'London & Croydon Railway, from New Cross, Deptford', London, 1839.
© NRM / Pictorial Collection / Science & Society Picture Library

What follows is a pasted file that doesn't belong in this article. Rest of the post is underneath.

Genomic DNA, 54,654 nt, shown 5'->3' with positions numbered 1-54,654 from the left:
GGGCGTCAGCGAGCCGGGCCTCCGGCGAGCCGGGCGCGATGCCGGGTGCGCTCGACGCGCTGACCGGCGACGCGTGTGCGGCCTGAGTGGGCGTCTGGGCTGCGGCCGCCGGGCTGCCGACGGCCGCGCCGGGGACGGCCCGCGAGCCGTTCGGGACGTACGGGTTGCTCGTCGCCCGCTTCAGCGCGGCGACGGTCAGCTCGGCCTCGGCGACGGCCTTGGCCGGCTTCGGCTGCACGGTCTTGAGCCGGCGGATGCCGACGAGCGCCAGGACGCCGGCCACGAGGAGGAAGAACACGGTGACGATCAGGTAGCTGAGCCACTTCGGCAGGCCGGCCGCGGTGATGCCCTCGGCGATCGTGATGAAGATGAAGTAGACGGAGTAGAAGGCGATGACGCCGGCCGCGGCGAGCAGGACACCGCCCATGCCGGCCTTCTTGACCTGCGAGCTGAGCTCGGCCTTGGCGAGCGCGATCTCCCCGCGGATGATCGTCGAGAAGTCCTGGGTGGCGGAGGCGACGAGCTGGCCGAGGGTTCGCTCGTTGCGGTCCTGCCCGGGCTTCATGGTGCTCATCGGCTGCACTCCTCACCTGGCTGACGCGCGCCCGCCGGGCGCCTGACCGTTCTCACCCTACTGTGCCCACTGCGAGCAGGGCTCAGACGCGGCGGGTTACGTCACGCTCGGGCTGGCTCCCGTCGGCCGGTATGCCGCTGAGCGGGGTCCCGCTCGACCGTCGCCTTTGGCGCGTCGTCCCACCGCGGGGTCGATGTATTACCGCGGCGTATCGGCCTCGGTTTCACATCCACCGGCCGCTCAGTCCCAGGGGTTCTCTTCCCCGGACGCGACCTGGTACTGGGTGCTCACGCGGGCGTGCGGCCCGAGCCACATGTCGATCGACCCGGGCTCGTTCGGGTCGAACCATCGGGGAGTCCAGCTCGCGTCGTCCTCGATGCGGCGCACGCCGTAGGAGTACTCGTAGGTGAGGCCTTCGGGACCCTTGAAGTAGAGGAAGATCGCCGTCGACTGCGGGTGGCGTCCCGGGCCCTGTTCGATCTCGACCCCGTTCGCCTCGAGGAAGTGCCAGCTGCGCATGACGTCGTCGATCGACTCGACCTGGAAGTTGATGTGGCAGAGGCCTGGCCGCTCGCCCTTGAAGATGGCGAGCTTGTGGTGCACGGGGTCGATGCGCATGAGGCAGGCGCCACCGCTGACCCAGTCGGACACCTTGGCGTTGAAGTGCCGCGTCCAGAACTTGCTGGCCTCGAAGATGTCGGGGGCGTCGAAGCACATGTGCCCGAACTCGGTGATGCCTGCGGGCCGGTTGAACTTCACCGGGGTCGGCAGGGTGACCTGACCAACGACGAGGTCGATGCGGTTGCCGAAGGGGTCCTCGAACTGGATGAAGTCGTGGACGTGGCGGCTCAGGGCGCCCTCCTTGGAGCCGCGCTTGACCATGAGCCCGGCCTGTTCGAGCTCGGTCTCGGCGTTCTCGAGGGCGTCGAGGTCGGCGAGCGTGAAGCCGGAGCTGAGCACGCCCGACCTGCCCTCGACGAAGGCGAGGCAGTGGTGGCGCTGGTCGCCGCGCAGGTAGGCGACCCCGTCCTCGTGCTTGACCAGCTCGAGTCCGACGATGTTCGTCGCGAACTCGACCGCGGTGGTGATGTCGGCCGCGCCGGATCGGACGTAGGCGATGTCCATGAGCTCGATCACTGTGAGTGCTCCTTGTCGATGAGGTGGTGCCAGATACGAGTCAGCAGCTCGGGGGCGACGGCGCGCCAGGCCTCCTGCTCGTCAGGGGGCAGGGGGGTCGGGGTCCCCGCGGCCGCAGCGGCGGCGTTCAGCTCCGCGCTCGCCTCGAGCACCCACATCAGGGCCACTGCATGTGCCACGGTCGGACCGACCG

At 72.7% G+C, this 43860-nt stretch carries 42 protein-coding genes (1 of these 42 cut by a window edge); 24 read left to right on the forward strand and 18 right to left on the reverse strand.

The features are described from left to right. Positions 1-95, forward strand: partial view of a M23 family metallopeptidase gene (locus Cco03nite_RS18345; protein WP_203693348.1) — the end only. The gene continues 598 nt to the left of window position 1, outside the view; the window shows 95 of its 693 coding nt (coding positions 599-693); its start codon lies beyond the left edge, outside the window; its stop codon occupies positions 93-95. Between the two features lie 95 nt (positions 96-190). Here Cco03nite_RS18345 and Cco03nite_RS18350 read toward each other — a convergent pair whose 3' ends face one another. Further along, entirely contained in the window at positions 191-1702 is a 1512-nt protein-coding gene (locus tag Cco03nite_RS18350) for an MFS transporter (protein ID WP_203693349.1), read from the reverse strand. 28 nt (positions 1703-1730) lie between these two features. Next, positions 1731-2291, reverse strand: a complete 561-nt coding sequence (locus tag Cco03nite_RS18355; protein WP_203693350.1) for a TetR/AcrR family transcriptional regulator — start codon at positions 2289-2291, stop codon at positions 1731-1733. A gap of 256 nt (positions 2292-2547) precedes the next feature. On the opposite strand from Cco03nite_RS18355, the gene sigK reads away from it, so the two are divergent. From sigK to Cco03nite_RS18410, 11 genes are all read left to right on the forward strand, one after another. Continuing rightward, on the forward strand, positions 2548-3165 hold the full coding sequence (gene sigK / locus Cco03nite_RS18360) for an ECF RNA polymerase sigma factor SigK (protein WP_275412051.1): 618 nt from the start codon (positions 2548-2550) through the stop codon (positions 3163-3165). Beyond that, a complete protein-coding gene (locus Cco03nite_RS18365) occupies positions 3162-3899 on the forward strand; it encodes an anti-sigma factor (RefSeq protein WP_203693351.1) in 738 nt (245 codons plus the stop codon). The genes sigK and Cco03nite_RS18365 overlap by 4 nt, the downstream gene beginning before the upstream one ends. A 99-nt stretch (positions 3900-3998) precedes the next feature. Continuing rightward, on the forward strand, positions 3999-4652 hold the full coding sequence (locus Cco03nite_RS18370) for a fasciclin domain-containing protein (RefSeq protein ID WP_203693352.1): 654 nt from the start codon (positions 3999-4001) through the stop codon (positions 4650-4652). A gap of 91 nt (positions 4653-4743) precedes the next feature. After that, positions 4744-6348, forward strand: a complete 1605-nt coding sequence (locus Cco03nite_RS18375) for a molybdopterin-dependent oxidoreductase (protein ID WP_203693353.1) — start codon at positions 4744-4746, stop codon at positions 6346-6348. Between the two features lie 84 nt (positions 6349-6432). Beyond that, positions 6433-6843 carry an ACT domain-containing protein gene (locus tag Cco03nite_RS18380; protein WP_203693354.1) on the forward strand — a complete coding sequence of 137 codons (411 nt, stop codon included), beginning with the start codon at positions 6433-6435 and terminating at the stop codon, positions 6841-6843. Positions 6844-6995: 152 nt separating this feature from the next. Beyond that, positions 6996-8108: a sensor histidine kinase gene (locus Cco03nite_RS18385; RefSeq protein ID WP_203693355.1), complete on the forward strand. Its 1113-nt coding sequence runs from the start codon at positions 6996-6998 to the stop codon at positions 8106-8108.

Engraving by A Dodd from 'The Mirror of Literature, Amusement and Instruction', 9 March 1839. Traffic on the London and Croydon line had initially been hauled by locomotives, but the directors soon decided to convert the line to the atmospheric system, having seen it successfully applied to a railway in Ireland. An iron pipe was laid between the rails for this purpose. The London, Brighton & South Coast Railway was formed in July 1846 by the amalgamation of the London & Brighton Railway and the London & Croydon Railway, and the new company abandoned the atmospheric system. At its peak, the railway formed a triangle with its base along the south coast from Portsmouth to Hastings and its apex in London.